Please Note: This article is written for users of the following Microsoft Excel versions: 2007, 2010, 2013, 2016, 2019, and Excel in Office 365. If you are using an earlier version (Excel 2003 or earlier), this tip may not work for you. For a version of this tip written specifically for earlier versions of Excel, click here: Pasting a Comment into Your Worksheet.

Pasting a Comment into Your Worksheet

by Allen Wyatt
(last updated November 16, 2019)

3

Excel allows you to add comments to individual cells in a worksheet. I often use comments to included explanatory concepts, or to store alternative information to what is in the worksheet. There have often been times when I've wanted to copy something from a comment and place it into a cell on the worksheet. These steps are helpful in this regard (Excel 2007, Excel 2010, and Excel 2013):

  1. Right-click the cell whose comment you want to copy and paste into a cell. You'll see a Context menu for the cell.
  2. Choose Edit Comment from the Context menu. Excel displays the comment, with the insertion point in the comment balloon.
  3. Select the text in the comment that you want to paste into a cell. Make sure you do not select the author text at the beginning of the comment or the paragraph mark at the end.
  4. Use Ctrl+X to cut the text or Ctrl+C to copy the text to the Clipboard.
  5. Select the cell into which you want to paste the comment.
  6. If you want to paste the comment text as a formula, press the equal sign.
  7. Press Ctrl+V to paste the information to the cell.

If you are using Excel 2016 or a later version, you will notice the Context menu displayed in steps 1 and 2, above, don't have the Edit Comment option listed. Follow these steps to copy and paste a comment from one cell to another:

  1. Hover the mouse pointer over the cell whose comment you want to copy and paste into a cell. The comment will be displayed.
  2. Move the mouse pointer into the comment box and click on the Edit button which is displayed near the right side of the box.
  3. Select the text in the comment that you want to paste into a cell.
  4. Use Ctrl+X to cut the text or Ctrl+C to copy the text to the Clipboard.
  5. Select the cell into which you want to paste the comment.
  6. If you want to paste the comment text as a formula, press the equal sign.
  7. Press Ctrl+V to paste the information to the cell.

If you performed step 6 (all versions of Excel) to indicate you were creating a formula, press Enter to finish the paste. Excel pastes your comment text into the cell. You can now delete the comment from the source cell (if desired) by right-clicking the cell and choosing Delete Comment.

Excel also provides a different way to "open" a comment so it can be edited—by pressing Shift+F2. This could be used to replace steps 1 and 2, above, by simply selecting the cell whose comment you want to copy and then pressing Shift+F2. The rest of the steps (3 through 7) could then be followed as noted. If you are using Excel 2016 or a later version, pressing Shift+F2 will only "open" notes; the key press won't open a comment.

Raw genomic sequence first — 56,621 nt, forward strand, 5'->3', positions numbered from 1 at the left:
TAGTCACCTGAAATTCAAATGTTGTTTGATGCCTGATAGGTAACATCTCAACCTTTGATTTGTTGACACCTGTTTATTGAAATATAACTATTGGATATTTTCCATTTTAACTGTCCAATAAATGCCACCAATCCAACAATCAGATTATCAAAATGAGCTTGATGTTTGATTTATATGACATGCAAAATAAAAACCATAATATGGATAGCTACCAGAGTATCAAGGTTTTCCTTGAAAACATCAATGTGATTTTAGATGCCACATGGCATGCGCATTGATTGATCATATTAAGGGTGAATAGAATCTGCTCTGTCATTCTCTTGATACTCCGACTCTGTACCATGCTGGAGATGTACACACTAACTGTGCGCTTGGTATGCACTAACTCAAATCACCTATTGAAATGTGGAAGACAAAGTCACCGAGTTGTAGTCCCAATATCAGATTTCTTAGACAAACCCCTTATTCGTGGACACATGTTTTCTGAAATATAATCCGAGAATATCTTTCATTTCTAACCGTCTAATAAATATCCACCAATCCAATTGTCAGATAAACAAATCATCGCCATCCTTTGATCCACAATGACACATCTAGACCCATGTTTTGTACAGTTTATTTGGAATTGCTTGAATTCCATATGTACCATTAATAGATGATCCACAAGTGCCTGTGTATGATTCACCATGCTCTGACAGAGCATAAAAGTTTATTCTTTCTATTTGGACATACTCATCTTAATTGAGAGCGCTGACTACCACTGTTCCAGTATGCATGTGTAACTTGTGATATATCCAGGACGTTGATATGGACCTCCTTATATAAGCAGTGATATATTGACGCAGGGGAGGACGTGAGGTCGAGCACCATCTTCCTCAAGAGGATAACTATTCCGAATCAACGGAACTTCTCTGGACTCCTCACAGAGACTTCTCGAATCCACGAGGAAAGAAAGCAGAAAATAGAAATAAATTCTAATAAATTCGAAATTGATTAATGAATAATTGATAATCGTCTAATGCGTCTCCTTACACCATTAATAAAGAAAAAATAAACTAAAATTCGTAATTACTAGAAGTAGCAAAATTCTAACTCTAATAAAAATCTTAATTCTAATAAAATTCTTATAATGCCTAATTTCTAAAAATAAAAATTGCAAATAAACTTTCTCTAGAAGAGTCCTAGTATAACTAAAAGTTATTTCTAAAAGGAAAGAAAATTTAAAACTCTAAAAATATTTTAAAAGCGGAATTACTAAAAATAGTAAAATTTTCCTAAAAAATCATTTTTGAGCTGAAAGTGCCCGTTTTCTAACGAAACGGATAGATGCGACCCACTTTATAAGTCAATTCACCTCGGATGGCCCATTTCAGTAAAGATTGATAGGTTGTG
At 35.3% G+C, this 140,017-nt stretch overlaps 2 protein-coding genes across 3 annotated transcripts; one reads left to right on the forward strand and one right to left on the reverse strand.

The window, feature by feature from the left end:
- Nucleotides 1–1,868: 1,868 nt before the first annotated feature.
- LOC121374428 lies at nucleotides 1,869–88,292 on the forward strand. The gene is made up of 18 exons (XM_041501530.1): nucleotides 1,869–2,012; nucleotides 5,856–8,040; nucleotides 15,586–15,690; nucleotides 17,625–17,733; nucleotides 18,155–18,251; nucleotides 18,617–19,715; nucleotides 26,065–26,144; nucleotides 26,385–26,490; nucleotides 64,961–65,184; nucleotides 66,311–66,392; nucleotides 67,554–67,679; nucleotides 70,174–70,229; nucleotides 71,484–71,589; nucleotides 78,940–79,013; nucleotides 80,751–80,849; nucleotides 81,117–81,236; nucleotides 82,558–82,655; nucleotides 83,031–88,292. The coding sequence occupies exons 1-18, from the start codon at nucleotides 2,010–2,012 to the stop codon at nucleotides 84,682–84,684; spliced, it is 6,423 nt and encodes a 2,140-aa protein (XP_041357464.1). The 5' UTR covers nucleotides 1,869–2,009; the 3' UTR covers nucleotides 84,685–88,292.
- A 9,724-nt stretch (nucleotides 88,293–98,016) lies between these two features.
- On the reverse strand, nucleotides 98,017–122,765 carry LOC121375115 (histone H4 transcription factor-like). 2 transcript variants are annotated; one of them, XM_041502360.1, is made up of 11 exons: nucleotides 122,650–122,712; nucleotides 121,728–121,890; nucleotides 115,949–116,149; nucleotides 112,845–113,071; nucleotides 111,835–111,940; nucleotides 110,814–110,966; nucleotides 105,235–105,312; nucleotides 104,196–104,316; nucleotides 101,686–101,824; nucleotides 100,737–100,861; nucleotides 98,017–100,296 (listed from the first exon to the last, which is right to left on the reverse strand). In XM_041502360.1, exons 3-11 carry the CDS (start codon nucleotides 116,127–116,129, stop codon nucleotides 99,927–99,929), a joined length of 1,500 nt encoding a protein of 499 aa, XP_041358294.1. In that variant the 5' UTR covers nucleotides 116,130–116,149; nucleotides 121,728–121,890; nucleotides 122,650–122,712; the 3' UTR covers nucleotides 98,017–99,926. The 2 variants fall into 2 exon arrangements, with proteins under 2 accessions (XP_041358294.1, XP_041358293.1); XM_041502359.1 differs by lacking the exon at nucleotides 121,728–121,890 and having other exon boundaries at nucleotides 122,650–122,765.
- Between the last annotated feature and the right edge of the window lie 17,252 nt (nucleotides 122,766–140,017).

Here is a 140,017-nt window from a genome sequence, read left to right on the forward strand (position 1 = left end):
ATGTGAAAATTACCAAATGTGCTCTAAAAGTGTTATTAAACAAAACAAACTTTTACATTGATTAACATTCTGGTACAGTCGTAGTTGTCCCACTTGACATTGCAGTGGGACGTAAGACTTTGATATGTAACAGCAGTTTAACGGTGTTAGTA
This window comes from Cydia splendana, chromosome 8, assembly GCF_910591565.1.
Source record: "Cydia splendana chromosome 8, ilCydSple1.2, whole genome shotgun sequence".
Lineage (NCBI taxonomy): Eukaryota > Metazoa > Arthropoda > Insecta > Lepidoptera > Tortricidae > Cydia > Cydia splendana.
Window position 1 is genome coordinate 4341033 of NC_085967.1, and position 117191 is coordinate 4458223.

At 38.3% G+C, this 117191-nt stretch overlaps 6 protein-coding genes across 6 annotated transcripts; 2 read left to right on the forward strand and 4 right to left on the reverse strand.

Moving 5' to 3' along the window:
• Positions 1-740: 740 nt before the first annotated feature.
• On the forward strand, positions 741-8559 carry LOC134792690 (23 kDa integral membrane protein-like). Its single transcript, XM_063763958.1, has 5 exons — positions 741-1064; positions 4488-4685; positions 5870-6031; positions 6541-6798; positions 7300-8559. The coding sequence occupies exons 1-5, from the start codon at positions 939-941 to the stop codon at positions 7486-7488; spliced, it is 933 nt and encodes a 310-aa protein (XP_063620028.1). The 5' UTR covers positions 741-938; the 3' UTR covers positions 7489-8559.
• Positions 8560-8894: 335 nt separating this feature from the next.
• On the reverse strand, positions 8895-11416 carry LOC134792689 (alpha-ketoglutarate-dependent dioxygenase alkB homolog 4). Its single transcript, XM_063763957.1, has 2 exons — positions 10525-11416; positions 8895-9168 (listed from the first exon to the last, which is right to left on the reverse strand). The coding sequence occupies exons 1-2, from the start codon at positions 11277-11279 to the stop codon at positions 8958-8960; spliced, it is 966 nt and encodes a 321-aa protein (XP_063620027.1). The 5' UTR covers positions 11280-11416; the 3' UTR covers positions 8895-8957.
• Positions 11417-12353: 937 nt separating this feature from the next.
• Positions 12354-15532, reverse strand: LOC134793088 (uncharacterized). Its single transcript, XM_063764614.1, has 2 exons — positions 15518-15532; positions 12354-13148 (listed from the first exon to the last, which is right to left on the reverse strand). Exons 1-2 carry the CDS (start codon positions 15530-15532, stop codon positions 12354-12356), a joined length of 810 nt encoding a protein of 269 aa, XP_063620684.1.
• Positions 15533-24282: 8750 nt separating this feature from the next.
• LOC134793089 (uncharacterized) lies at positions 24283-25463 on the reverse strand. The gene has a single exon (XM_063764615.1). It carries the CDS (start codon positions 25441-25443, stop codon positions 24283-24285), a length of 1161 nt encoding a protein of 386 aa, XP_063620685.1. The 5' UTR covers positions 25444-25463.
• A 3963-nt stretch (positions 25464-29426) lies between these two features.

ExcelTips is your source for cost-effective Microsoft Excel training. This tip (10943) applies to Microsoft Excel 2007, 2010, 2013, 2016, 2019, and Excel in Office 365. You can find a version of this tip for the older menu interface of Excel here: Pasting a Comment into Your Worksheet.

Author Bio

Allen Wyatt

With more than 50 non-fiction books and numerous magazine articles to his credit, Allen Wyatt is an internationally recognized author. He is president of Sharon Parq Associates, a computer and publishing services company. ...

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Comments

If you would like to add an image to your comment (not an avatar, but an image to help in making the point of your comment), include the characters [{fig}] in your comment text. You’ll be prompted to upload your image when you submit the comment. Maximum image size is 6Mpixels. Images larger than 600px wide or 1000px tall will be reduced. Up to three images may be included in a comment. All images are subject to review. Commenting privileges may be curtailed if inappropriate images are posted.

What is nine more than 5?

2019-11-18 11:13:33

RKeevill

Or you can create a small macro that can do this like

cell.Value = cell.Comment.Text


2019-11-18 06:26:23

MalR

I am a long term user of comments in a spreadsheet. As you alluded. MS has changed the old Comment to now be a Note. Comments are there but they mean something different. So if you want to add a comment to a cell in the true manner that Comments were intended you now have to add a Note. Everything else remains the same. Just MS believing we need a change for no reason!


2019-11-16 05:50:52

Jim

Allen, in Excel 2007, you can just use paste special too. Right?


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